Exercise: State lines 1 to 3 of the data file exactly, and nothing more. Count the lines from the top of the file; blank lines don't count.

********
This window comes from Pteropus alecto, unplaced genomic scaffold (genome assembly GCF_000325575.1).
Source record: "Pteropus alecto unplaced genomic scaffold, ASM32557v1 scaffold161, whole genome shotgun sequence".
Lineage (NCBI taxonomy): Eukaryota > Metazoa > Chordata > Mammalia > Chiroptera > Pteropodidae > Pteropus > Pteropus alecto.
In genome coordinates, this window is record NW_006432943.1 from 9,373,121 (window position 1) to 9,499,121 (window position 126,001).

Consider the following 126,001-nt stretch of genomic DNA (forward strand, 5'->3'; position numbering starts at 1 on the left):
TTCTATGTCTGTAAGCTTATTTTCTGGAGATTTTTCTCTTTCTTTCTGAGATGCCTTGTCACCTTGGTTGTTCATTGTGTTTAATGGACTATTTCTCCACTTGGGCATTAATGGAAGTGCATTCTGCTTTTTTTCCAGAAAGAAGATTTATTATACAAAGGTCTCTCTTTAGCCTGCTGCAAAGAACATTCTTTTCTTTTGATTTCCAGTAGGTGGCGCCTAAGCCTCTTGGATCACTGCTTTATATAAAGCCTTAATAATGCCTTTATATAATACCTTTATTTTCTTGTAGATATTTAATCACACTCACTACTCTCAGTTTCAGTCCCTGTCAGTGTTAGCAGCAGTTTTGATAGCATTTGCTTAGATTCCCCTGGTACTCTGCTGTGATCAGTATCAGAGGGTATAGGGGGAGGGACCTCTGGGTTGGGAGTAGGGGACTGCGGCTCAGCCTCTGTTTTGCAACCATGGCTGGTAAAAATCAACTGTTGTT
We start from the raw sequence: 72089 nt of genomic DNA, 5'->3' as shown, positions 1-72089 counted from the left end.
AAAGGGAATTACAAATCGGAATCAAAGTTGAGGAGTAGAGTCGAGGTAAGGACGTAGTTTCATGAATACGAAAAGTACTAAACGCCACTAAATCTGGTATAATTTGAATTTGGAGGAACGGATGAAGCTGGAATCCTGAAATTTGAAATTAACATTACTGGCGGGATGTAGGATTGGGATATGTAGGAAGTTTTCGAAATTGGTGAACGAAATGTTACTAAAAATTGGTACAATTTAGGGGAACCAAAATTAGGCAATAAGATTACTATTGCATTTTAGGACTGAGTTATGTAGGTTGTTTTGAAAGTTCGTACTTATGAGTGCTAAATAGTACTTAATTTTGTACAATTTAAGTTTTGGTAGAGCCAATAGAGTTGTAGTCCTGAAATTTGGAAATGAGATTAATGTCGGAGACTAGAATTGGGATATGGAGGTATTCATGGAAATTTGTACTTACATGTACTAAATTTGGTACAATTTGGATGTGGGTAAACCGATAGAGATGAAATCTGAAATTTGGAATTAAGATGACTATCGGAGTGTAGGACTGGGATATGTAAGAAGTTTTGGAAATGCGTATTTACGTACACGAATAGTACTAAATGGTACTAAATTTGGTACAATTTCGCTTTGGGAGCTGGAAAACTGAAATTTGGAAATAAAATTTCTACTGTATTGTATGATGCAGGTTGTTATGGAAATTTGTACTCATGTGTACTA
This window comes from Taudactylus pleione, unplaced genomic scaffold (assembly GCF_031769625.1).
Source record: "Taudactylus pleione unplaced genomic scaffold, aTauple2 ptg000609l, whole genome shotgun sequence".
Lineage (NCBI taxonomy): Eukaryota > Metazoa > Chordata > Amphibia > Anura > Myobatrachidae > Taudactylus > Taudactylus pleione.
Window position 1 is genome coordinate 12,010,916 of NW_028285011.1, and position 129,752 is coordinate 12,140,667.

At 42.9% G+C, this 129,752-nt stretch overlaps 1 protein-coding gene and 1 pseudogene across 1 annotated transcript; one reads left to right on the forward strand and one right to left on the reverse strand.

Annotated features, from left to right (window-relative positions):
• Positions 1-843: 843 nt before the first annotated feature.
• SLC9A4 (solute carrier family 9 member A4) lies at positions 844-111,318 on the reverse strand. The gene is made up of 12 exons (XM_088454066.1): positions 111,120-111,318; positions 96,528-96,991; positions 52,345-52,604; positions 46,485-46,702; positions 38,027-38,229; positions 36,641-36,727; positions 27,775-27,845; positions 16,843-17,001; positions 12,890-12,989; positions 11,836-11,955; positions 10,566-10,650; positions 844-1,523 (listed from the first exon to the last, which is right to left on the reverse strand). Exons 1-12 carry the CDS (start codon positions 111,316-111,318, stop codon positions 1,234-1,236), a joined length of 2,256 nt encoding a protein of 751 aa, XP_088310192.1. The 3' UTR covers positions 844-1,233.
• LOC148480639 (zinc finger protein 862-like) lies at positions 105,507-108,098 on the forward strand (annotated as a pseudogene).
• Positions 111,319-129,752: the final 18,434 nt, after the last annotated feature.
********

This window comes from Pteropus alecto, unplaced genomic scaffold (genome assembly GCF_000325575.1).
Source record: "Pteropus alecto unplaced genomic scaffold, ASM32557v1 scaffold161, whole genome shotgun sequence".
Lineage (NCBI taxonomy): Eukaryota > Metazoa > Chordata > Mammalia > Chiroptera > Pteropodidae > Pteropus > Pteropus alecto.